D.C. Police Blackout Silence On Seth Rich Murder – No Arrests – No Comment – No Requests For Public Assistance

The Washington, D.C. Metro Police investigation into last July’s unsolved murder of Democrat National Committee official Seth Rich  remains shrouded in darkness and silence.  The cops are playing this one very close to the vest.   From my standpoint as a retired Colorado peace officer with more than 20 years in the business, they’re playing it too close to the vest.  It looks to me like they need some help and they’re not asking for it.  Why is that?

The as-yet unsuccessful protracted investigation to find and arrest whoever killed this young man has now drawn a lawsuit from a group called The Profiling ProjectThe Daily Caller recently published some information on the new litigation, which is purportedly driven by purely altruistic motives.

I don’t believe there is much of anything altruistic about either the lawsuit or the murder investigation.  The entire case reeks of the stench of big-time partisan politics.  From the Daily Caller Report:

An independent group investigating the July 2016 murder of Democratic National Committee staffer Seth Rich is suing the Washington, D.C., Metropolitan Police Department (MPD) and Democratic Mayor Muriel Bowser for information connected to the murder investigation.

The Profiling Project filed the lawsuit in D.C. Superior Court Wednesday morning, asserting that MPD has mismanaged the murder investigation. The group said that MPD’s stonewalling is unjustified.

“The release of this crucial material will help bring peace to the victim’s family, and it will help to either confirm or refute the various theories that swirl about this important murder case,” Washington, D.C. lobbyist and attorney Jack Burkman, who is leading The Profiling Project, asserted in court documents obtained by The Daily Caller News Foundation (TheDCNF)…

His sympathetic rhetoric aside, I suspect that Mr. Burkman has motivations other than assuaging the grieving family.  I also suspect that the Metro Police Department has done far less than it could have done by this point to solve the case.

The usual method of dealing with the mainstream press corps (which in the Seth Rich case is lethargic, comatose, or M.I.A.) is for the police to withhold a great deal of detailed information.  No detective or police chief wants his murder investigation compromised and the jury pool contaminated by a lot of speculative, inaccurate pre-trial publicity.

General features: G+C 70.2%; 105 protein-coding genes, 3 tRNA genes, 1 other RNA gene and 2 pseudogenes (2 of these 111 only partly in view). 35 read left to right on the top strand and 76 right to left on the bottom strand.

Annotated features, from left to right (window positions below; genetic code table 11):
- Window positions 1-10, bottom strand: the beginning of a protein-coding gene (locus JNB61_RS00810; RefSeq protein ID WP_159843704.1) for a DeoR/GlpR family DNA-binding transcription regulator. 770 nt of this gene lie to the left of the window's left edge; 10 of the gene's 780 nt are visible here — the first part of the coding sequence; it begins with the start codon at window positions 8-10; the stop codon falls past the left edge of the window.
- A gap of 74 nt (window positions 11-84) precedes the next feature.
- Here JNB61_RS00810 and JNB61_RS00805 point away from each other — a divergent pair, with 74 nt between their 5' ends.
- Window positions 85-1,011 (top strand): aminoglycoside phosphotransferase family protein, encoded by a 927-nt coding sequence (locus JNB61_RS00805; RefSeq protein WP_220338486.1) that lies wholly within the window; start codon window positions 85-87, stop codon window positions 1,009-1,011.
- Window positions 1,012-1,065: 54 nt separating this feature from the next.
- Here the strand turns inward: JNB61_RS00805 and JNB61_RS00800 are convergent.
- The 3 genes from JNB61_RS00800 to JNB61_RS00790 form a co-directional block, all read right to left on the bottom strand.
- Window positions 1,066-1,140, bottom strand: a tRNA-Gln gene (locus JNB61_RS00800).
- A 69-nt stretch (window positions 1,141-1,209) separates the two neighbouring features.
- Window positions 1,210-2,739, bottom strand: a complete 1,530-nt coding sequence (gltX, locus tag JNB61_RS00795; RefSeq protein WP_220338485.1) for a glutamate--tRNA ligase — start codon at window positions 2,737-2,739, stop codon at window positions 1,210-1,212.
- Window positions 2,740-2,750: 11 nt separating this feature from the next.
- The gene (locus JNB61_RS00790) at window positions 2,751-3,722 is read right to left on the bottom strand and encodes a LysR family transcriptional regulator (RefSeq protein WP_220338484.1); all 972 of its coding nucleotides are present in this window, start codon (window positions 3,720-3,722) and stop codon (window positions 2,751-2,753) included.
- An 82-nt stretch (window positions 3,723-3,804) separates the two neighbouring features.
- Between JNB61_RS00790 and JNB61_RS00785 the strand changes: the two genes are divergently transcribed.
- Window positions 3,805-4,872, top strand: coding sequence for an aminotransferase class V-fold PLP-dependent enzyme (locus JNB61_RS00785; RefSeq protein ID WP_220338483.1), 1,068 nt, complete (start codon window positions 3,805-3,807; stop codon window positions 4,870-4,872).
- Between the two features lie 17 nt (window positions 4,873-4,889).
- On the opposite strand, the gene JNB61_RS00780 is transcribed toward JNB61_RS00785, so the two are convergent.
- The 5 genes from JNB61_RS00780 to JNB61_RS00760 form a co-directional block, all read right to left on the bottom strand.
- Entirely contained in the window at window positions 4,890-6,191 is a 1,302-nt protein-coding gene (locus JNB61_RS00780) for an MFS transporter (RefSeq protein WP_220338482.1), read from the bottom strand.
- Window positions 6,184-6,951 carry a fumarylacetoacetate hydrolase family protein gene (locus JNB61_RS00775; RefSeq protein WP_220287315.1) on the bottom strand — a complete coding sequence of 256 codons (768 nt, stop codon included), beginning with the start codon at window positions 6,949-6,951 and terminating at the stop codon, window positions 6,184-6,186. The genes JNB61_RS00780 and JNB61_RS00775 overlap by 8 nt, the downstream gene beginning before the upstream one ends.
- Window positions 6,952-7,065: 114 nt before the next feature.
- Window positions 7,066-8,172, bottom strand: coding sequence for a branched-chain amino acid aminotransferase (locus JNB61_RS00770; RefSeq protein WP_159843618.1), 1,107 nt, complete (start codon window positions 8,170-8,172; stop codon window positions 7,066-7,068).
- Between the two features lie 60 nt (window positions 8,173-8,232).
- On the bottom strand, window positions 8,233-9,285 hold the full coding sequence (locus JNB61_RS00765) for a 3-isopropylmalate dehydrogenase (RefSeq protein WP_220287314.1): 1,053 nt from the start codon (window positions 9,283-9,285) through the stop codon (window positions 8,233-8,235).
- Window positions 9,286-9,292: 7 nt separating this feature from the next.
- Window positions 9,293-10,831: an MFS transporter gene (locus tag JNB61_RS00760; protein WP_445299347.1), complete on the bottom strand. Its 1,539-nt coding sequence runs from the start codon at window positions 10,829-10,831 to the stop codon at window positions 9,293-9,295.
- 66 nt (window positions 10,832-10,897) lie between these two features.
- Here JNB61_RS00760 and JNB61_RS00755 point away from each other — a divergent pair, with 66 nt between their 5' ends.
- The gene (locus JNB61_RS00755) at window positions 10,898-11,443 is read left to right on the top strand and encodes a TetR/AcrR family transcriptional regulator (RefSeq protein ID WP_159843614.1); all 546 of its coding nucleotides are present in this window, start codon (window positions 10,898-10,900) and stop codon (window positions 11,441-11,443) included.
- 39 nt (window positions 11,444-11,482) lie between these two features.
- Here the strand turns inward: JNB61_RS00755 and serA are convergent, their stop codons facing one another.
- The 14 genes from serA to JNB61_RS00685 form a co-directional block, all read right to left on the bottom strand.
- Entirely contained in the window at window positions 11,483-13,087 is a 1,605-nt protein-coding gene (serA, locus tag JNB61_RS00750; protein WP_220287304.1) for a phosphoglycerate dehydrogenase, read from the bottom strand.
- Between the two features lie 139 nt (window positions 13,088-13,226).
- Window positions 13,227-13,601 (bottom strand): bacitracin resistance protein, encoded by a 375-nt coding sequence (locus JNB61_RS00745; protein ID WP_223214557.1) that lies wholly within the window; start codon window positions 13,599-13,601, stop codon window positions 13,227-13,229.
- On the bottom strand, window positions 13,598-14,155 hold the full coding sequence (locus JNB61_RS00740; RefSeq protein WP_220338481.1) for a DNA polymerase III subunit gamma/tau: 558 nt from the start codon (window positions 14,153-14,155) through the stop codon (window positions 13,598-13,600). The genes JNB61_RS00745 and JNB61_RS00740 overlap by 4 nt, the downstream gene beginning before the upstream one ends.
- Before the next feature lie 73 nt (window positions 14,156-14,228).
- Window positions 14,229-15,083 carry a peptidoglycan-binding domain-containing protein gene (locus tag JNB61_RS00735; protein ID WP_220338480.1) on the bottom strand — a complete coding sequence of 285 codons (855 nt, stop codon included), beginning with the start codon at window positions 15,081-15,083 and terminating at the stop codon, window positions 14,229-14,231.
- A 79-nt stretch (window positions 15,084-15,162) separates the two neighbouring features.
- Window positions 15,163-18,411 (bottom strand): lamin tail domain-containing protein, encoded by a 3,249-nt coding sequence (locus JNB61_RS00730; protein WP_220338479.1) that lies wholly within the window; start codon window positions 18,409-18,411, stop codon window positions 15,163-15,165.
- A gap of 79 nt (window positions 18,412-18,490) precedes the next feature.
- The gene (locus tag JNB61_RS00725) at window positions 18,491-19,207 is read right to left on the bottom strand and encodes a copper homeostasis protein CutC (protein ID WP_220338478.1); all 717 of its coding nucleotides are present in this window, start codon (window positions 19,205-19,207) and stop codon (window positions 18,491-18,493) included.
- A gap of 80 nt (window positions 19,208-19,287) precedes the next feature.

Ergo, the generic public statement from the police spokesman usually goes like this:

The case is still open and therefore under investigation.   No further comment will be made so as not to compromise either the solving of the crime or the prosecution of the killer after his arrest. 

That is the standard police announcement in an unsolved crime.  However, that rhetorical announcement can also be a very safe place to hunker down if the police really don’t want to solve the murder.  And I don’t know if the D.C. cops really want to solve this one.  I’ll tell you a little more about that further down the page.

The unanswered question in any homicide, of course, is, “Who killed the victim?”

In the Seth Rich case, a closure of the investigation by an arrest could (and probably would) open a door to a whole lot of ugly, politically charged questions about why Rich was killed.  Once the killer(s) is identified, a complete background investigation would be done, to establish any ties between the killer and his victim – or between the killer and whoever may have put him up to committing the murder.